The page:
Filipinos are very proud of their culinary culture and with good reason. Travelers will find delicious food and drinks in the Philippines, with many dishes made of rice, seafood, and meat and a variety of sweet beverages.
Those who do not feel particularly adventurous will be comfortable eating at a Filipino table. Using many spices and exotic meats (such as insects) is not as popular here as it is in other Asian countries.
However, that does not mean that there is not a great variety of street food and dishes unknown to most Western visitors. And if years ago it was slightly harder to find vegetarian options in the Philippines compared to other cuisines in the area, a great number of young and imaginative restaurants are inventing and re-inventing meat-free recipes every day.
In this guide to Filipino food for travelers, readers will find:
- Typical dishes and drinks of the Philippines
- Philippines food culture including dining etiquette and tipping
- Food safety advice
What Is the National Dish of the Philippines?
The most famous food in the Philippines is Adobo. It is a meat recipe that can be made with braised pork or chicken and a tangy sauce made of soy, vinegar, and garlic.
Other typical dishes and drinks of the Philippines that tourists can try while in the country include:
- Lechón. A dish prepared during festivities to share with friends and family, the lechón is a roasted baby piglet.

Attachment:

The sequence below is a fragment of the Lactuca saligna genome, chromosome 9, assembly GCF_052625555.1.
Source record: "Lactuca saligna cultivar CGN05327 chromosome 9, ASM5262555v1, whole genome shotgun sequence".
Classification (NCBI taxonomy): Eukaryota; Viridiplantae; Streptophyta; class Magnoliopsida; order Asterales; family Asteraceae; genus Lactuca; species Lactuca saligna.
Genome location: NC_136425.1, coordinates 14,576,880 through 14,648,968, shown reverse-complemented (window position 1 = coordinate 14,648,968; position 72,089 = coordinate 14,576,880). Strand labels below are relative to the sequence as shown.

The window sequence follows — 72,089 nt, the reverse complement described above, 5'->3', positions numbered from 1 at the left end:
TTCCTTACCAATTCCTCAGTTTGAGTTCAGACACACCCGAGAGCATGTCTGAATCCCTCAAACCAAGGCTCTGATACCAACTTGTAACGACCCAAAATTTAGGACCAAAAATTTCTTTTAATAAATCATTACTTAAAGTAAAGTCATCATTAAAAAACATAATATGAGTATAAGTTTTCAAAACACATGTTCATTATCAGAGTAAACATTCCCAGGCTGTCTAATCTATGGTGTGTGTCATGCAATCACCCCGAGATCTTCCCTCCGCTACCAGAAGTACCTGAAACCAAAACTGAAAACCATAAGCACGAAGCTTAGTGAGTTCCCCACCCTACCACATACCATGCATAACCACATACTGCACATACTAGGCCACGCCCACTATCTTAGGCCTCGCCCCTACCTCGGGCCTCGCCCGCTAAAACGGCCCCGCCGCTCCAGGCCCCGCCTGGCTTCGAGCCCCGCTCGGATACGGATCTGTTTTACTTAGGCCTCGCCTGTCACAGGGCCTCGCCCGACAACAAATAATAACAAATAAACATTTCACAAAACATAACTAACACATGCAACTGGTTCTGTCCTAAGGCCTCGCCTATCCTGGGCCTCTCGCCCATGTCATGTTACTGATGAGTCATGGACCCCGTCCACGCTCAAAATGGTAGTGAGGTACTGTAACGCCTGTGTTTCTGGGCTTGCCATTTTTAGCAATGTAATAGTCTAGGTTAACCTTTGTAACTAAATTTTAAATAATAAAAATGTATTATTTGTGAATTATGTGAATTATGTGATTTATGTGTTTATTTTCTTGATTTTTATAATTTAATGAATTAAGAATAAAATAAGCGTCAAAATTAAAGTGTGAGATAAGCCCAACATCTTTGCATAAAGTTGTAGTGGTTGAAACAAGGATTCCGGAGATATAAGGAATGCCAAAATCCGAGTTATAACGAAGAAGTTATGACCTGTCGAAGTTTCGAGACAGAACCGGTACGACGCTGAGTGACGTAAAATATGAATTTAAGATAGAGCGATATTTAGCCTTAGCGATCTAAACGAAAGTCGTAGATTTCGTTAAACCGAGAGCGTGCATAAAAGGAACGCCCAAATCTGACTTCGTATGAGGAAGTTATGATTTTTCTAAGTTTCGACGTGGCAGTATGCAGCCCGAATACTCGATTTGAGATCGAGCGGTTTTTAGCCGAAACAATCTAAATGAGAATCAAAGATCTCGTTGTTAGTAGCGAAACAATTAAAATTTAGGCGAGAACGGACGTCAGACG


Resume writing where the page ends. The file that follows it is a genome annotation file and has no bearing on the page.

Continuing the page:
- Halo-Halo. Also spelled haluhalo, this is a cold dessert made of crushed ice, evaporated milk, and several other ingredients such as coconut, rice, gelatine, fruit slices, and more.
- Kare-Kare. A meat stew flavored with peanut and garlic. Vegetarian and seafood versions are also widely available.
- Sisig. A pork recipe where the meat is marinated in sour flavors such as lemon juice or vinegar. This dish is so important to local culture that the city government of Angeles declared Sizzling Sisig Babi (Pork Sisig) an intangible heritage of the city.
- Balut. This Filipino street food dish is often considered the most exotic and peculiar local delicacy. However, it is served across the country, usually as a snack to accompany beer or other drinks. It consists of a developing duck embryo. The egg is boiled and eaten from the shell.
Where to Eat and Drink in the Philippines
Depending on the location, visitors may find plenty of choices or traditional options only while touring the Philippines.
Manila, the country’s capital city, offers seemingly endless alternatives, including:
- Western-style fast-food chains and sandwich bars
- Food courts with several restaurants in one place (usually found inside shopping malls)
- Street food vendors with portable stoves
- Carinderia is the local name for buffet restaurants where patrons select their servings from big aluminum pots lined on a counter
- Traditional establishments present affordable and local food
- Seafood restaurants allow clients to choose their seafood while displayed on ice
- International cuisines such as Chinese, Japanese, and European can be found across the city
In smaller towns and provinces, there will be more limited choices and establishments. However, this does not mean less flavor.
Often, those staying in small resorts are asked in the morning what they’d like to eat later in the day. The hotel staff then goes to buy fresh food accordingly at the market or from a local fisherman.
Temperatures in the Philippines can rise significantly, which is one reason why many tourists consider cooler months to be the best time to visit the archipelago. For those who prefer a beach holiday, there are several refreshing drinks available, including: